After weeks in the investing doldrums, it's nice to wake up in the morning and see something happening with the DIY Income Investor portfolio: one of the bigger holdings has shot up by around 8%!
The new strategy of buying more Exchange Traded Funds (currently 43% of the portfolio) is working in one sense: not a lot of attention is required - but not in another: the price trends are slow (and at the moment not all that favourable, it has to be said).
So a bit of positive 'market action' has cheered me up a bit.
The big riser today is Berkeley Group (LSE:BKG), with the publication of its latest Annual Accounts. The profits of this up-market house builder are reported to have shot up in 2014 and their management have reiterated its very investor-friendly dividend policy.
I bought a bunch in early September 2014 and then topped up later in the month when the price sagged for no obvious reason - producing a compelling 7.8% yield, although I couldn't understand the reason for it at the time.
My 'sell' signal - for those readers who do not already know this by heart - is when the capital gain exceeds five times the forecast annual income. I have this set up in my portfolio spreadsheet, which I can update automatically at the click of a button. Today the indicator for BKG hit 5.5, telling me that it is OK to take a profit now. (I'm not saying that the price won't go up further - just that I allow myself to sell; otherwise I have to keep on holding.)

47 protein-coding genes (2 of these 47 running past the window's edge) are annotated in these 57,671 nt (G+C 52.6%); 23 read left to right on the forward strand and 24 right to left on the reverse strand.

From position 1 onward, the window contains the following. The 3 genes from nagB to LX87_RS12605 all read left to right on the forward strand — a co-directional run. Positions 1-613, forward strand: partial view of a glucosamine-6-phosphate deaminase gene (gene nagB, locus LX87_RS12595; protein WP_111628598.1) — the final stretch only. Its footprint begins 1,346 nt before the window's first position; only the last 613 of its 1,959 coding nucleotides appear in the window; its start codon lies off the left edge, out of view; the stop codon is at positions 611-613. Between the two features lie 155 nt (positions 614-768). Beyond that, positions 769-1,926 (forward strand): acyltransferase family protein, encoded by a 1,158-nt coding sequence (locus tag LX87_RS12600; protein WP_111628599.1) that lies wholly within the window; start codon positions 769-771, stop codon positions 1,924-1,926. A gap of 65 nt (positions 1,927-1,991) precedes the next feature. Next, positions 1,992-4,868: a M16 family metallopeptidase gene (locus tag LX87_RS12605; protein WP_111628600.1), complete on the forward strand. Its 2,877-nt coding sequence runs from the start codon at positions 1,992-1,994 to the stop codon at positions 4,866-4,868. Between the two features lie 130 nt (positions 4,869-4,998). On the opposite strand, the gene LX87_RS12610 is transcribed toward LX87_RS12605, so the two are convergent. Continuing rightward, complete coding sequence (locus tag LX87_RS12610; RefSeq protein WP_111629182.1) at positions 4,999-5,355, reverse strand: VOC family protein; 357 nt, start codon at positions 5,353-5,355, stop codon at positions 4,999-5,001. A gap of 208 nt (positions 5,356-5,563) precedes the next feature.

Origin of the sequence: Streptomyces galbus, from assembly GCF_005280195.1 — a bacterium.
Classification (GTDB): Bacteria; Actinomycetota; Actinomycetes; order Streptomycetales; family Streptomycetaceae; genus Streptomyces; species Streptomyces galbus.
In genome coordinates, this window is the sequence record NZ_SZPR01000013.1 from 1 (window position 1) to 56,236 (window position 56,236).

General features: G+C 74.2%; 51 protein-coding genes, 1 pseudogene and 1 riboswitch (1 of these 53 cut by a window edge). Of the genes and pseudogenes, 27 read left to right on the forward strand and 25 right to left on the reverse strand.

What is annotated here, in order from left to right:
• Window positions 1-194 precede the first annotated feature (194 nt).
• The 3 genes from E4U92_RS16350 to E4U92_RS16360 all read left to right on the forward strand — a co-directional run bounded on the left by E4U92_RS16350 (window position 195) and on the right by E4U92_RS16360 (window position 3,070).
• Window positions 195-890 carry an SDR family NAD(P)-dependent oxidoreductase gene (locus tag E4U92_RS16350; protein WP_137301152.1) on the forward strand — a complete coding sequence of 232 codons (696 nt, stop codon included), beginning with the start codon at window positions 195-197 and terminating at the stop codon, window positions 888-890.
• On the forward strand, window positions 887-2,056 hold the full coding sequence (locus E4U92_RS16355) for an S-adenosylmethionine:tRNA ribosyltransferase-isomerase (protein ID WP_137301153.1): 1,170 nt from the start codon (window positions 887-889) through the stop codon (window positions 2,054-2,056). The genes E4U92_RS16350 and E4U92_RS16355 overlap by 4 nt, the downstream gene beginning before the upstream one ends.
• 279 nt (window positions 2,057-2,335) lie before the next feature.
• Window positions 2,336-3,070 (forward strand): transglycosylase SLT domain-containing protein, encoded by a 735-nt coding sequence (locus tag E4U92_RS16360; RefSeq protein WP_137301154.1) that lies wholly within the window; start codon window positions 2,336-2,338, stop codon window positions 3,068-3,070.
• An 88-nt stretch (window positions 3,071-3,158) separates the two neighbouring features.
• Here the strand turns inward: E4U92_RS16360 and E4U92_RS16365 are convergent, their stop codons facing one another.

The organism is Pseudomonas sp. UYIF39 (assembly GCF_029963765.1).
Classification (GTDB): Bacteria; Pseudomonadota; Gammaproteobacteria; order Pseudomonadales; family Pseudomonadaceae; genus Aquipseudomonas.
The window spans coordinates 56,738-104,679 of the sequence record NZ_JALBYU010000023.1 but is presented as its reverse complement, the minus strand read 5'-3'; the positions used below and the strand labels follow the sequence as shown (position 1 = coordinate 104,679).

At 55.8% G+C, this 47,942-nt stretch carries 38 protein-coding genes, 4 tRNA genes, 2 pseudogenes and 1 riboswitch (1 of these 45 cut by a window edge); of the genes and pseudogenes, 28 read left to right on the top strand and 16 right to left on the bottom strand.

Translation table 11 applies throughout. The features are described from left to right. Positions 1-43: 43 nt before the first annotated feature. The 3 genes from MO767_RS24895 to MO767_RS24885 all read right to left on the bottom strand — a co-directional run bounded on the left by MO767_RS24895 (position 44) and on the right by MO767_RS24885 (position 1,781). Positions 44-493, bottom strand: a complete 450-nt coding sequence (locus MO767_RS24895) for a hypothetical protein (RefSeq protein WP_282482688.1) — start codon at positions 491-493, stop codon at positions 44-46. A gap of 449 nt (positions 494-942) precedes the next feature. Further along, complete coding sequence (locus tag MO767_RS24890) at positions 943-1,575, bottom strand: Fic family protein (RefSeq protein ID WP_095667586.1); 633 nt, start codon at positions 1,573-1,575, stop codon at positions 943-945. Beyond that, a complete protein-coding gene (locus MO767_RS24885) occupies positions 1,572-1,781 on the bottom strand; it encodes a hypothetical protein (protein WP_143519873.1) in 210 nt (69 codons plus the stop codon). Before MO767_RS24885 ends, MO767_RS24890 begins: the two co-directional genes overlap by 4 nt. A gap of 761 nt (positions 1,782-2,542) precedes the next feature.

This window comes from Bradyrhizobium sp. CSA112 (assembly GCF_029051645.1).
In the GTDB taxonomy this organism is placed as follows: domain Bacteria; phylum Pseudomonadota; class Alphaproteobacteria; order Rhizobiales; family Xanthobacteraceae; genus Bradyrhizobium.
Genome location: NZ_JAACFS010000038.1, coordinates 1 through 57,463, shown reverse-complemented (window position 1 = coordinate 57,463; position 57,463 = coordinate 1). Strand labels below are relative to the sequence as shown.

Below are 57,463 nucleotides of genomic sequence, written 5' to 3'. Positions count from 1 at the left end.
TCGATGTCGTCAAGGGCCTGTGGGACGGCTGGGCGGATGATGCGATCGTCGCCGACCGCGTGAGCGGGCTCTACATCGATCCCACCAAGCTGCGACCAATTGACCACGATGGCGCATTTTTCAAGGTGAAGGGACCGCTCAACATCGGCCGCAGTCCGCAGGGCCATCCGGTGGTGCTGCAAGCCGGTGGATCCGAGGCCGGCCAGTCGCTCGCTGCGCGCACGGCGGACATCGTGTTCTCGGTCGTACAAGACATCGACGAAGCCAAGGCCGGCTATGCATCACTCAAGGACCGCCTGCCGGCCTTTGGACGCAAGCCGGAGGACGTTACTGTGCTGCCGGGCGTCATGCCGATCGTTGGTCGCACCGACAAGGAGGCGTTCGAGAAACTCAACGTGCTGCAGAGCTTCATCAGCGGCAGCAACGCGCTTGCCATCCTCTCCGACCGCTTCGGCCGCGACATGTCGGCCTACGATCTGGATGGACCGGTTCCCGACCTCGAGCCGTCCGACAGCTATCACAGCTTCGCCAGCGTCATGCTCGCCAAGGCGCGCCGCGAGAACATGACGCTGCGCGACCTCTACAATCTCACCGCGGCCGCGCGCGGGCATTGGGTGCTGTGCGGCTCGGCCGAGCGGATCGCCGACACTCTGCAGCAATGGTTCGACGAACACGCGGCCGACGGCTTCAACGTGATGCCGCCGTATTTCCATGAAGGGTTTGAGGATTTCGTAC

Selling these two fairly big holdings today (in different family accounts) has yielded a profit of around 40% in about 9 months - a performance I wish I could achieve more regularly!
This purchase and sale is almost a 'textbook' example of what the DIY Income Investor portfolio is all about: using high yield as an initial indicator for finding good companies (or fixed-income securities) when their prices are depressed (and thus their yields are high) and selling them when the price recovers.
Almost as simple as painting by numbers....
[Sale price: average ~£34]
I am not a financial adviser and the information provided does not constitute financial advice. You should always do your own research on top of what you learn here to ensure that it's right for your specific circumstances.